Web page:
The fourth annual Sarajevo Film Festival kicked off on August 21 at its largest venue, a 2,500-seat open-air theater, with a screening of Armageddon. Sitting in the cool air of the summer evening among the enthusiastic capacity crowd, a few first-time visitors to Sarajevo felt uneasy watching major urban centers obliterated onscreen in a city still pockmarked with bullet holes and mortar blasts. Later, the opening-night party – a fully catered affair with techno DJ – was held in the burned-out shell of the main post office.
While such postwar incongruities can be unsettling for the outsider, they're signs that three years after the end of the brutal Serbian siege, the capital of Bosnia-Herzegovina has, to a certain extent, gotten on with living. It's a point echoed in the image on this year's festival poster. A sunny, serene shot of a woman lying in the grass, it speaks of Sarajevans' return to their public spaces, the cafes, parks and boulevards that were once hunting grounds for snipers.
Since its inception, the festival has played a part in this transition to relative normalcy. During the siege, festival director Mirsad Purivatra projected smuggled videos in a weekly 100-seat “war cinema,” and the first official festival in 1995 prompted the end of Sarajevo's curfew. This year, the 10-day event featured 98 films from 19 countries and drew 47,000 people to theaters large and small all over town. Filmmakers, journalists and festival staff, fueled by alternate doses of Turkish coffee and plum brandy, often found themselves staying up and talking until dawn.
At an informal filmmakers' dinner hosted by Purivatra, a dozen directors – including jury member Alfonso Cuaron, the fest's biggest international name – discussed the day's films and the surprising quality of Bosnia-Herzegovina wine. In the restaurant just around the corner from the gutted National Library (now dressed in scaffolding for repairs), the meal came in waves: stuffed onions, crispy cheese pies, marinated peppers, lamb and fresh fruit. After dinner, Purivatra suggested a field trip to the hills above the city, promising that the group would be back in time for the screening of Danish director Lars Von Trier's The Idiots.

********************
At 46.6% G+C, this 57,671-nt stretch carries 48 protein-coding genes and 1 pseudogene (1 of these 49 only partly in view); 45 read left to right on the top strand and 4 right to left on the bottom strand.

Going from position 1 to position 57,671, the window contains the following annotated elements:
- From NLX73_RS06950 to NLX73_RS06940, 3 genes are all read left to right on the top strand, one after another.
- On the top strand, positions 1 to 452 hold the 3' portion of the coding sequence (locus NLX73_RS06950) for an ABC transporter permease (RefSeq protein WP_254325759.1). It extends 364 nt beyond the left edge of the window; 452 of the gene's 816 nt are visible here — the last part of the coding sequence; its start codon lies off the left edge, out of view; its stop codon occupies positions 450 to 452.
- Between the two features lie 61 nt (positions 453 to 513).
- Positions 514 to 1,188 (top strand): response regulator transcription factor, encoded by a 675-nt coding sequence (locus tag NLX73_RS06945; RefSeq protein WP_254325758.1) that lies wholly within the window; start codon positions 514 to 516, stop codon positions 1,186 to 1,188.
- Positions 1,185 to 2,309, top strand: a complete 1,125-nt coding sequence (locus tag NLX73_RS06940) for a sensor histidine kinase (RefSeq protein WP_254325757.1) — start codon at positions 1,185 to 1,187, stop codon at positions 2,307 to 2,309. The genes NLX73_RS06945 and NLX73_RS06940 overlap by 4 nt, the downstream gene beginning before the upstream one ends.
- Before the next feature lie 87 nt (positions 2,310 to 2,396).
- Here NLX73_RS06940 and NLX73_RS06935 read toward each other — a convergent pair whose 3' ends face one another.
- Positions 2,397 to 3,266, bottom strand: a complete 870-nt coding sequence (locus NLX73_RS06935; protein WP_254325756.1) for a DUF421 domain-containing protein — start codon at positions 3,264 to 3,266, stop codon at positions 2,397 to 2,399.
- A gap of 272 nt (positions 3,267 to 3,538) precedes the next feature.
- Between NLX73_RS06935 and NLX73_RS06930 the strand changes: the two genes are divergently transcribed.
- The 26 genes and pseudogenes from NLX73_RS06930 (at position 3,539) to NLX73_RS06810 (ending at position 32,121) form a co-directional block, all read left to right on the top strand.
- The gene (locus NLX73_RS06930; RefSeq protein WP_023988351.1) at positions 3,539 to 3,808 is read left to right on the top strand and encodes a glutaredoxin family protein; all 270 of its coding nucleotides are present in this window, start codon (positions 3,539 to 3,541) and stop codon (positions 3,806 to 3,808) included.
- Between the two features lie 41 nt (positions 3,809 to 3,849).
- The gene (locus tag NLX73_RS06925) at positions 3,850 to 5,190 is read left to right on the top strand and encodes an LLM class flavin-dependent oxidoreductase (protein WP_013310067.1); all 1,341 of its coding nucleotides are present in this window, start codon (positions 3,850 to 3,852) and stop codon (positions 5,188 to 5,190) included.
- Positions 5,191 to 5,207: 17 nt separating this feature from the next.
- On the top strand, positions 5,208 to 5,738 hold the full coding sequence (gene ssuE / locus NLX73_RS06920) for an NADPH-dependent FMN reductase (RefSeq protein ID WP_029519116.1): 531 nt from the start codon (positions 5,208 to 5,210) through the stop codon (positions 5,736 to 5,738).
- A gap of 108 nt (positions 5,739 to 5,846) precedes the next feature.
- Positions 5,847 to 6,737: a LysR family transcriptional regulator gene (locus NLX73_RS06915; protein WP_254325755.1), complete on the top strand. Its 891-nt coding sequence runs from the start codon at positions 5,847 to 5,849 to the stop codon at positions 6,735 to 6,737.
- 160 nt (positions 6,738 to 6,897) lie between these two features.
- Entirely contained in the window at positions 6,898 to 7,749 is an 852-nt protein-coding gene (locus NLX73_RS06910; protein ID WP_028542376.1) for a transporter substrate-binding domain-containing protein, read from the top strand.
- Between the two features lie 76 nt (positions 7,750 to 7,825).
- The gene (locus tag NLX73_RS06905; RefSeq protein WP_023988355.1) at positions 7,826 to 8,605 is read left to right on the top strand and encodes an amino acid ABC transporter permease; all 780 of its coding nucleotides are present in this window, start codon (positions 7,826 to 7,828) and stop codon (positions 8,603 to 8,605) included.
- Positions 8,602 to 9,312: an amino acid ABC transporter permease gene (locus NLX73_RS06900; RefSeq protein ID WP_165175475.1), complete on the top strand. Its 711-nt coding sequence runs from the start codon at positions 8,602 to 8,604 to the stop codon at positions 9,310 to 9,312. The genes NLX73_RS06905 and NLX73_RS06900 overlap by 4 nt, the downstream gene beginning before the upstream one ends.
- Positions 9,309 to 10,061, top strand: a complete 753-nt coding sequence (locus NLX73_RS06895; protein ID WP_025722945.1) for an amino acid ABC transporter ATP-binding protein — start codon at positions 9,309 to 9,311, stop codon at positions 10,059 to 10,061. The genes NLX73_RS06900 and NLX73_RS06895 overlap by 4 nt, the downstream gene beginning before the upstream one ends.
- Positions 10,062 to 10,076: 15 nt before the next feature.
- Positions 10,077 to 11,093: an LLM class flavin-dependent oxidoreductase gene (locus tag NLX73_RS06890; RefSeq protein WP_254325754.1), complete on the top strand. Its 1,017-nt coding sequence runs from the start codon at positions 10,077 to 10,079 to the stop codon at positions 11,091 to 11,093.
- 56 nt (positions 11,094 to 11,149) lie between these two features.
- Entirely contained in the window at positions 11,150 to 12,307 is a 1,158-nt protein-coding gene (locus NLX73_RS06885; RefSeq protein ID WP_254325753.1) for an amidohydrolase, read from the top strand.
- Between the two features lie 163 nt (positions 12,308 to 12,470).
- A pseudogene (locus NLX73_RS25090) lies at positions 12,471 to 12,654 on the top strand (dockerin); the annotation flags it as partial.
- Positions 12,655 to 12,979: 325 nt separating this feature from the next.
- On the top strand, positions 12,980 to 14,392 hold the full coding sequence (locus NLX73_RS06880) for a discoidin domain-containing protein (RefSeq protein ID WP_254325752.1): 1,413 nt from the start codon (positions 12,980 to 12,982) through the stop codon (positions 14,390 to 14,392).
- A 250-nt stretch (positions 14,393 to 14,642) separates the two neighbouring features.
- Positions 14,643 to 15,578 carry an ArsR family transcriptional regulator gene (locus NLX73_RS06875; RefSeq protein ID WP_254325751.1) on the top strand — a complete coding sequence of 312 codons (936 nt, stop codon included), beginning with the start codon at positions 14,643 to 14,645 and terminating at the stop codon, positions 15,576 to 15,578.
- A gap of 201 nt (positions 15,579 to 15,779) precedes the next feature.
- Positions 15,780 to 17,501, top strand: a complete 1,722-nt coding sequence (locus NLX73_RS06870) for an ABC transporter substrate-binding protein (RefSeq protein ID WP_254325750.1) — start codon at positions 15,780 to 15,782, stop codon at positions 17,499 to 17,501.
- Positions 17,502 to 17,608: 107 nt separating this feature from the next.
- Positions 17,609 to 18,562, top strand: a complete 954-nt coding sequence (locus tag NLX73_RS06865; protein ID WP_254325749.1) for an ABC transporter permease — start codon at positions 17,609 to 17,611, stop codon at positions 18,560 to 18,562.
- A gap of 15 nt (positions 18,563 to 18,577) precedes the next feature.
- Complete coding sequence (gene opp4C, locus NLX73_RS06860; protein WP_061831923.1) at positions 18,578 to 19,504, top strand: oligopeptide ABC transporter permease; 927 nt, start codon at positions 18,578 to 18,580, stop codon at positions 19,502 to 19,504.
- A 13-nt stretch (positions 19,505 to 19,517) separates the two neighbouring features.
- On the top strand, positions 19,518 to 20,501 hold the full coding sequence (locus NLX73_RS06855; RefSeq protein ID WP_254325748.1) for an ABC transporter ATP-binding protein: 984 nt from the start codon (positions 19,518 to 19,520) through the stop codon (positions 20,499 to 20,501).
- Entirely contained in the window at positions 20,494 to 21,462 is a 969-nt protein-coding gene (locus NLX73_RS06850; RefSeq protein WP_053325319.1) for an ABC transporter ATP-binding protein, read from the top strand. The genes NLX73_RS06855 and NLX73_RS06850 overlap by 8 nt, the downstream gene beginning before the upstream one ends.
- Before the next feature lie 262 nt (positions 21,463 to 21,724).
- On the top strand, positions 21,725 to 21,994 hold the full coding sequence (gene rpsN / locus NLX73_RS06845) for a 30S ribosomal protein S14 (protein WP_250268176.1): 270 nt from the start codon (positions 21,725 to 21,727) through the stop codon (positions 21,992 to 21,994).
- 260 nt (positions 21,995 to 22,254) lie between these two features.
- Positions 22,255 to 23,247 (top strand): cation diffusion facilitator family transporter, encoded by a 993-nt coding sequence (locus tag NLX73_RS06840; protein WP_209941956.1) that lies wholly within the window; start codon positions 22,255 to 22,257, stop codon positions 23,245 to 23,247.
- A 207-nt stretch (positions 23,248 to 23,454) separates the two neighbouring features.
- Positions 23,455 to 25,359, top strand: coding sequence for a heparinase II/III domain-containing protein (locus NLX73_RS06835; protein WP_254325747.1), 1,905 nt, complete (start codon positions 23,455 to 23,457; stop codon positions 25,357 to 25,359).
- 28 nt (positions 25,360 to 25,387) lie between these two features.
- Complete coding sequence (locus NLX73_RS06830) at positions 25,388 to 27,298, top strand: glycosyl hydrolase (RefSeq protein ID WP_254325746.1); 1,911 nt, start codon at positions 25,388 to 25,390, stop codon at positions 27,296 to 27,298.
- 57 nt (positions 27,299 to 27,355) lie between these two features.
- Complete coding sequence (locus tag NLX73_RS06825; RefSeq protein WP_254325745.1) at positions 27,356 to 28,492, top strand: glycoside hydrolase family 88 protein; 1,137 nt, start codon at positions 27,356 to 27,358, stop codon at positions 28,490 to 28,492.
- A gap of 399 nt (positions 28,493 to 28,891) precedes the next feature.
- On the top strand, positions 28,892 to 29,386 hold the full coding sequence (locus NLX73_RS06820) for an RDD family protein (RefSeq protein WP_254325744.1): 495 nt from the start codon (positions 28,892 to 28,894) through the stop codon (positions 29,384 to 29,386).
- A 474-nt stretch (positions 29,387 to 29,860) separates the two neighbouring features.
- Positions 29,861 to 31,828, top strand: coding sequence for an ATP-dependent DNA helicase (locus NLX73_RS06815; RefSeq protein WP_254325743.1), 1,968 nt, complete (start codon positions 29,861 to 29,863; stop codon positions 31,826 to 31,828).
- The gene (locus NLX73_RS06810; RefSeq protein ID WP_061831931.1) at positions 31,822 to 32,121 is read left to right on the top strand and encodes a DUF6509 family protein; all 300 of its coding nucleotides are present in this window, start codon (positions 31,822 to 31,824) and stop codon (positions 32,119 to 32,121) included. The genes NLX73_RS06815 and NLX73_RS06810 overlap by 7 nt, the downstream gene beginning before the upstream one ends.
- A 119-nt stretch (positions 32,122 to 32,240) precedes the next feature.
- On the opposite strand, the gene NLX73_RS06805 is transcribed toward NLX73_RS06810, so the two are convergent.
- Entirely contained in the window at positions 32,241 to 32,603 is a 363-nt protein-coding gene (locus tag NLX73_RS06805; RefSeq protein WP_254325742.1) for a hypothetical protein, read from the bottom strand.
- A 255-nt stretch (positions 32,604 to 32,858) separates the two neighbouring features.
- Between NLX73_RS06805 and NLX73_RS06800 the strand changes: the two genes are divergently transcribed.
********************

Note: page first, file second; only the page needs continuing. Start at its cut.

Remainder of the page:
It was slow going as the three cars, supplied by festival sponsor Renault, made their way up and out of town. Though a pain for drivers on a schedule, it was precisely the narrowness of these streets that kept Serbian tanks from rolling into Sarajevo. After a stretch of elevated road that had all the familiarity of Mulholland Drive, everyone piled out at a lover's point to soak in the view of the sparkling city below. “Everywhere there is light, that was Bosnian,” said Purivatra. “Everywhere there is dark, that was Serb.”
His comment was startling and ominous, and not just because of the immensity of the blackness that surrounds Sarajevo at night. There was also, one sensed, much frustration in Purivatra's voice, the frustration of someone who has spent his life working for the arts in an egalitarian, multicultural city who now finds himself forced by politics to speak in such stark, black-and-white terms. In many ways, this year's festival was an attempt to move further toward recovery by reintroducing a more diverse and fluid cultural exchange.
In the past, festival programmers devoted much of their energy simply to catching up. Because Sarajevo's population was cut off from the world for so long, it was imperative to bring in the films it had missed. “We had so many debts to the Sarajevo audience,” said programmer Faruk Loncarevic. “At the first festival we had to show Pulp Fiction and Reservoir Dogs no matter what, because no one had had a chance to watch them. The third festival we had to show the war films made about Sarajevo – Welcome to Sarajevo, Comanche Territory and Perfect Circle. Now we don't have any more debts.”